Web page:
As a leading pump distributor in the UK specialising in commercial building services and industrial applications, we provide a vast range of products, including positive displacement pumps. Our expert team can also perform specific repairs, including seal replacements and overhauls!
Positive displacement pumps are an alternative to centrifugal pumps and are widely referred to as reciprocating or piston pumps. A positive displacement pump does not use an impeller. Instead, it uses rotating or reciprocating parts to shift liquid.
Different types of positive displacement pumps
Positive displacement pumps are essential in various industries, playing a crucial role in fluid transfer applications. There are different types of positive displacement pumps, and Tricel supplies a wide range manufactured by the most renowned brands.
- Reciprocating Pumps: reciprocating pumps utilise a piston, plunger, or diaphragm to generate a reciprocating motion. This motion creates a pressure differential, causing the fluid to move. One of the most common examples is the reciprocating piston pump. Prominent manufacturers in this category include Ingersoll Rand and Grundfos.
- Rotary Pumps: these pumps operate by rotating elements, such as gears, lobes, or screws, to move the fluid. Gear pumps, for instance, are widely used in hydraulic systems. Viking Pump and Blackmer are reputable brands known for their high-quality rotary pumps.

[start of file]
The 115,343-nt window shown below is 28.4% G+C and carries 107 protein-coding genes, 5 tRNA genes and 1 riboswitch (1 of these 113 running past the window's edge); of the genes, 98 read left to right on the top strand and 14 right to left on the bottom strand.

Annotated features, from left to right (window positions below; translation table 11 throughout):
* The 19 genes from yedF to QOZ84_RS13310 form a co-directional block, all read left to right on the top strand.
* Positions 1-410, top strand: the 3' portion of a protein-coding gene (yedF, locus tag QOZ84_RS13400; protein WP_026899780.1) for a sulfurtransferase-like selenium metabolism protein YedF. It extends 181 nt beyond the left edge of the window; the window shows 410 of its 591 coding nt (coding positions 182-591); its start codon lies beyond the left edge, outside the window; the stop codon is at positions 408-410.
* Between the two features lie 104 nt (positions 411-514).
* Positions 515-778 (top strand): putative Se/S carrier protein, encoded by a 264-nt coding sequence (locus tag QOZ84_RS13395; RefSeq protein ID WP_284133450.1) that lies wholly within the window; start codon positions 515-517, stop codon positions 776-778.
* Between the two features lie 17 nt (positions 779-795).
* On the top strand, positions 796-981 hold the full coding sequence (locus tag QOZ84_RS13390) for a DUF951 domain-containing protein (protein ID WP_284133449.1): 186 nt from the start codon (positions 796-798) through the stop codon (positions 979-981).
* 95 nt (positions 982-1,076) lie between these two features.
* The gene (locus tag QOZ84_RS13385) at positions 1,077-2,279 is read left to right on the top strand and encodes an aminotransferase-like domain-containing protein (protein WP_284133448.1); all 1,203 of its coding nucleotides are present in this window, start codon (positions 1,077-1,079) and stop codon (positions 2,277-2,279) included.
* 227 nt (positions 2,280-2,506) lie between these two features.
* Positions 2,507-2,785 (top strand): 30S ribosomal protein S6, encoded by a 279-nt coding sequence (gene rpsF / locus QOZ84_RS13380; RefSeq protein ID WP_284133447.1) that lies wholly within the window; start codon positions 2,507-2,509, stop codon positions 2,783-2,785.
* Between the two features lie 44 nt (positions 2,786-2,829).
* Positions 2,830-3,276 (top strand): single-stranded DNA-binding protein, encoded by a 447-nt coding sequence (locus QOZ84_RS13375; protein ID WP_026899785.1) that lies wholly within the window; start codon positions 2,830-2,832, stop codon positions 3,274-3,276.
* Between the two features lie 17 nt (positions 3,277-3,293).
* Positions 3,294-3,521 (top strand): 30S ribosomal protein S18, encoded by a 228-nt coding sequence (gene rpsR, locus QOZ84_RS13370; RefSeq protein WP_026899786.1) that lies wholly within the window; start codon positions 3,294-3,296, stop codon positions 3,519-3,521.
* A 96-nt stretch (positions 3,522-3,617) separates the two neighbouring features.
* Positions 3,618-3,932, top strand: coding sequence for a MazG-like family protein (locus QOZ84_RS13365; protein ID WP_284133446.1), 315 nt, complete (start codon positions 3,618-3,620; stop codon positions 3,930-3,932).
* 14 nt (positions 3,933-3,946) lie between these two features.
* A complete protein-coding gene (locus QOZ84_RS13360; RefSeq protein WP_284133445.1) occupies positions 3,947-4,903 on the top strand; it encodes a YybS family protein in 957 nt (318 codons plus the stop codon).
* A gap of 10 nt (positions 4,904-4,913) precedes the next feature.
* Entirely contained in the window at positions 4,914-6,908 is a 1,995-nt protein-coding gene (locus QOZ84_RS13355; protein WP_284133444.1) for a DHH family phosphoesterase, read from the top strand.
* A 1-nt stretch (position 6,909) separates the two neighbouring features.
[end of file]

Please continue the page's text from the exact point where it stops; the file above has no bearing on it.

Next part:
- Diaphragm Pumps: these pumps use a flexible diaphragm to move fluid through a series of cycles. This type is especially suitable for applications requiring precise control and minimal leakage. AOD (Air-Operated Diaphragm) pumps are a popular subcategory with low to moderate capacity, pressure, low efficiencies, no seal and high pulsation.
- Peristaltic pumps: these pumps are also referred to as hose pumps, peristaltic pumps employ rollers to compress and decompress a flexible tube, creating a peristaltic motion that propels the fluid. This design offers benefits such as gentle pumping and ease of maintenance.
- Screw Pumps: they use rotating screws to move fluids along the screw axis. This type is known for its ability to handle viscous fluids effectively.
- Progressive Cavity Pumps: they have a rotor rotating within a housing called a stator. The rotor is always metallic, and the stator is made of a rubber material. Progressive Cavity Pumps, also known as eccentric screw pumps, operate through the rotation of the metallic rotor creating a progressing cavity that moves fluid.
Advantages of positive displacement pumps
- Ability to handle varying levels of viscosity
- High efficiency
- Precise volume measures (Dosing Pumps are a popular type of positive displacement pumps used for accurate chemical dosing)
- High-pressure generation
- Creates suction to pump water from a lower level
Centrifugal Pumps vs Positive Displacement Pumps